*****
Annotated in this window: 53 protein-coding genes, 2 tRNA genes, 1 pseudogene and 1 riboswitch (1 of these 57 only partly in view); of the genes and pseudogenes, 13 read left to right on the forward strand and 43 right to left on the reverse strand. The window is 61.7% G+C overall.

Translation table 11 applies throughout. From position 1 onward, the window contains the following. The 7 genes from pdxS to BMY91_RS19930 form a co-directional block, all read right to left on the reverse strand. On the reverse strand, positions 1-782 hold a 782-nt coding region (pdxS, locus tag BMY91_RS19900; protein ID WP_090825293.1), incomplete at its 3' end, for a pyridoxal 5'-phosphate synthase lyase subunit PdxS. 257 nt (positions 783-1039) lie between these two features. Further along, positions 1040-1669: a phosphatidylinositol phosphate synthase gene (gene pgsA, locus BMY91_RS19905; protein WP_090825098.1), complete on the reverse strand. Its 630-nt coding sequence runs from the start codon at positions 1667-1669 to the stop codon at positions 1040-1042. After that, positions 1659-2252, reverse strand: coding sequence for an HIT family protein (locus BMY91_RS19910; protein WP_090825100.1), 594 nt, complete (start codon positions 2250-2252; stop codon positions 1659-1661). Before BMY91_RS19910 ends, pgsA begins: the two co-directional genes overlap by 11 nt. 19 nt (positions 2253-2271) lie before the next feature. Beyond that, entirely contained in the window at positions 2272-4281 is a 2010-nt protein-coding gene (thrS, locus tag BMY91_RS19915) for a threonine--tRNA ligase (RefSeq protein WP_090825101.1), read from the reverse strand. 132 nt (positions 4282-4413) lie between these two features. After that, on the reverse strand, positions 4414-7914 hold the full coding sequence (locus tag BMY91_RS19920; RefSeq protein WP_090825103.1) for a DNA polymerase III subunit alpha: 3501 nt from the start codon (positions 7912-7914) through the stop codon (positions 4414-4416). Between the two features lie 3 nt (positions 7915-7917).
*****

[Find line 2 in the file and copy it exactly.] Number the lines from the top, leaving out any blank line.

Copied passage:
Translation table 11 applies throughout. From position 1 onward, the window contains the following. The 7 genes from pdxS to BMY91_RS19930 form a co-directional block, all read right to left on the reverse strand. On the reverse strand, positions 1-782 hold a 782-nt coding region (pdxS, locus tag BMY91_RS19900; protein ID WP_090825293.1), incomplete at its 3' end, for a pyridoxal 5'-phosphate synthase lyase subunit PdxS. 257 nt (positions 783-1039) lie between these two features. Further along, positions 1040-1669: a phosphatidylinositol phosphate synthase gene (gene pgsA, locus BMY91_RS19905; protein WP_090825098.1), complete on the reverse strand. Its 630-nt coding sequence runs from the start codon at positions 1667-1669 to the stop codon at positions 1040-1042. After that, positions 1659-2252, reverse strand: coding sequence for an HIT family protein (locus BMY91_RS19910; protein WP_090825100.1), 594 nt, complete (start codon positions 2250-2252; stop codon positions 1659-1661). Before BMY91_RS19910 ends, pgsA begins: the two co-directional genes overlap by 11 nt. 19 nt (positions 2253-2271) lie before the next feature. Beyond that, entirely contained in the window at positions 2272-4281 is a 2010-nt protein-coding gene (thrS, locus tag BMY91_RS19915) for a threonine--tRNA ligase (RefSeq protein WP_090825101.1), read from the reverse strand. 132 nt (positions 4282-4413) lie between these two features. After that, on the reverse strand, positions 4414-7914 hold the full coding sequence (locus tag BMY91_RS19920; RefSeq protein WP_090825103.1) for a DNA polymerase III subunit alpha: 3501 nt from the start codon (positions 7912-7914) through the stop codon (positions 4414-4416). Between the two features lie 3 nt (positions 7915-7917).